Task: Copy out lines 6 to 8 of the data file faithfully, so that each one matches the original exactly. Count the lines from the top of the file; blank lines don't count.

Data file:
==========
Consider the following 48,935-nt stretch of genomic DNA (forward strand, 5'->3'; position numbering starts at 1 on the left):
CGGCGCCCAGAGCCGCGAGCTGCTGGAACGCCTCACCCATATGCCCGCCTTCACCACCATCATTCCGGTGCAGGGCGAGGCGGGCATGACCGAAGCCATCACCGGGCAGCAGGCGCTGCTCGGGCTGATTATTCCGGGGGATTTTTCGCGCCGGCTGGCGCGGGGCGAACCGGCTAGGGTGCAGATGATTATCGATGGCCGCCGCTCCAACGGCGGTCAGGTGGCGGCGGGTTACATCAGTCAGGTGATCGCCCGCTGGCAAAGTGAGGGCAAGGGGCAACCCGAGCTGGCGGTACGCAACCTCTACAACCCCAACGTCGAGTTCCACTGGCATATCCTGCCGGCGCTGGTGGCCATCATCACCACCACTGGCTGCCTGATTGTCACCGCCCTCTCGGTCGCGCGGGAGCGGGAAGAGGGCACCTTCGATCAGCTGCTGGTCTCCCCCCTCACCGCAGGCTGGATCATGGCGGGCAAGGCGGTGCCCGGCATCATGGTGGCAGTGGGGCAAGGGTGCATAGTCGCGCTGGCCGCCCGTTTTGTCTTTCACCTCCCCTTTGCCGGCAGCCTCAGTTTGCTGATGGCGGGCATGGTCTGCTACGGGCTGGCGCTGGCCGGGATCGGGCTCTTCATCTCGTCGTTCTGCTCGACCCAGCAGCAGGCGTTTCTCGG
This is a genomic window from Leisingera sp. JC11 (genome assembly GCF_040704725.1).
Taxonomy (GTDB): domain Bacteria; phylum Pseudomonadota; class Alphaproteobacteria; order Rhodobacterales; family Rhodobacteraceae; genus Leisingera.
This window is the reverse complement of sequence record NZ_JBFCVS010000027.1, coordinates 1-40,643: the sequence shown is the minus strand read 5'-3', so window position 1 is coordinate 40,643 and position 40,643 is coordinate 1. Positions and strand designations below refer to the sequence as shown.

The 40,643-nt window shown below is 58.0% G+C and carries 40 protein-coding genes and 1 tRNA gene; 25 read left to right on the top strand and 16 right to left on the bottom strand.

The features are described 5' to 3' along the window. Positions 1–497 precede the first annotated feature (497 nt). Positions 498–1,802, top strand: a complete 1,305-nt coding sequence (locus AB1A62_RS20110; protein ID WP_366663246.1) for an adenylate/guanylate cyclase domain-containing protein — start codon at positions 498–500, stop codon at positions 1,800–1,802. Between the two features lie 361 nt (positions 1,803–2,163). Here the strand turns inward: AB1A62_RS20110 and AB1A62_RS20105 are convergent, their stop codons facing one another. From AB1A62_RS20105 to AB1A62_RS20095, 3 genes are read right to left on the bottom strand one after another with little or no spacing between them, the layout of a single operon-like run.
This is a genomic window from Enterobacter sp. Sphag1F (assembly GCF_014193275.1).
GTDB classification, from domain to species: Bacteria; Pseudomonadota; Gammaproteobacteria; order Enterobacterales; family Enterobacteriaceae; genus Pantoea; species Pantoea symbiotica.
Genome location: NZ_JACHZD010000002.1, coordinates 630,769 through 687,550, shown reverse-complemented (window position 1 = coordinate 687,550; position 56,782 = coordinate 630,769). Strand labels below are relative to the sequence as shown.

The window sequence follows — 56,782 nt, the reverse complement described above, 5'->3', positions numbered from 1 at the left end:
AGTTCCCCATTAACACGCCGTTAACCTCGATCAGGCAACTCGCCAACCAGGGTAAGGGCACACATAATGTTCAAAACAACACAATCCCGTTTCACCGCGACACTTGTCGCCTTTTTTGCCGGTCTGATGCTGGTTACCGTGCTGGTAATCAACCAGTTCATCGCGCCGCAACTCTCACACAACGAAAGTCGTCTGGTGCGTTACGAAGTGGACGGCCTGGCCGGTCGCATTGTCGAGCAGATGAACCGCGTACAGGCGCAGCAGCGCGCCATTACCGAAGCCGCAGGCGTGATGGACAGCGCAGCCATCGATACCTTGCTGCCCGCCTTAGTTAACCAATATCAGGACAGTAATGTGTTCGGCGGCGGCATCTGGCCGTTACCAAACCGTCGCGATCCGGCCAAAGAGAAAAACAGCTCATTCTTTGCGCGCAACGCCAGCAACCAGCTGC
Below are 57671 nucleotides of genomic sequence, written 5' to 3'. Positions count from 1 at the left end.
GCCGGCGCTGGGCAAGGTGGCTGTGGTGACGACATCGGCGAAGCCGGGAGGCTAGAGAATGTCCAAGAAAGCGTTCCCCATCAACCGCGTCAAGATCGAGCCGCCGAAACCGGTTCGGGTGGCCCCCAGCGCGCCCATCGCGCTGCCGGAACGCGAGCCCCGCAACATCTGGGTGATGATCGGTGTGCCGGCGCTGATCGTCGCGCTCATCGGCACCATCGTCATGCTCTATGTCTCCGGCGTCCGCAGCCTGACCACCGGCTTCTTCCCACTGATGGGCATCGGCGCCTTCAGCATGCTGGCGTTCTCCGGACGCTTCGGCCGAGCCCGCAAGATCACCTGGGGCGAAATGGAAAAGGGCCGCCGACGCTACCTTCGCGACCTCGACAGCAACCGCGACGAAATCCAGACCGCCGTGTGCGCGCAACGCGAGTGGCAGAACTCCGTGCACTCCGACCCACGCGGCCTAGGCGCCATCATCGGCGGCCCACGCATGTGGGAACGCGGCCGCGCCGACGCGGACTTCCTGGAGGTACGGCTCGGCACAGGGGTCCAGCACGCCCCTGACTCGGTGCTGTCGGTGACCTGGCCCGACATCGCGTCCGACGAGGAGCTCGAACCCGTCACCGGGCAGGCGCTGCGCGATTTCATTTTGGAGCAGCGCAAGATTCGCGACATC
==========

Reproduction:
The 40,643-nt window shown below is 58.0% G+C and carries 40 protein-coding genes and 1 tRNA gene; 25 read left to right on the top strand and 16 right to left on the bottom strand.

The features are described 5' to 3' along the window. Positions 1–497 precede the first annotated feature (497 nt). Positions 498–1,802, top strand: a complete 1,305-nt coding sequence (locus AB1A62_RS20110; protein ID WP_366663246.1) for an adenylate/guanylate cyclase domain-containing protein — start codon at positions 498–500, stop codon at positions 1,800–1,802. Between the two features lie 361 nt (positions 1,803–2,163). Here the strand turns inward: AB1A62_RS20110 and AB1A62_RS20105 are convergent, their stop codons facing one another. From AB1A62_RS20105 to AB1A62_RS20095, 3 genes are read right to left on the bottom strand one after another with little or no spacing between them, the layout of a single operon-like run.
This is a genomic window from Enterobacter sp. Sphag1F (assembly GCF_014193275.1).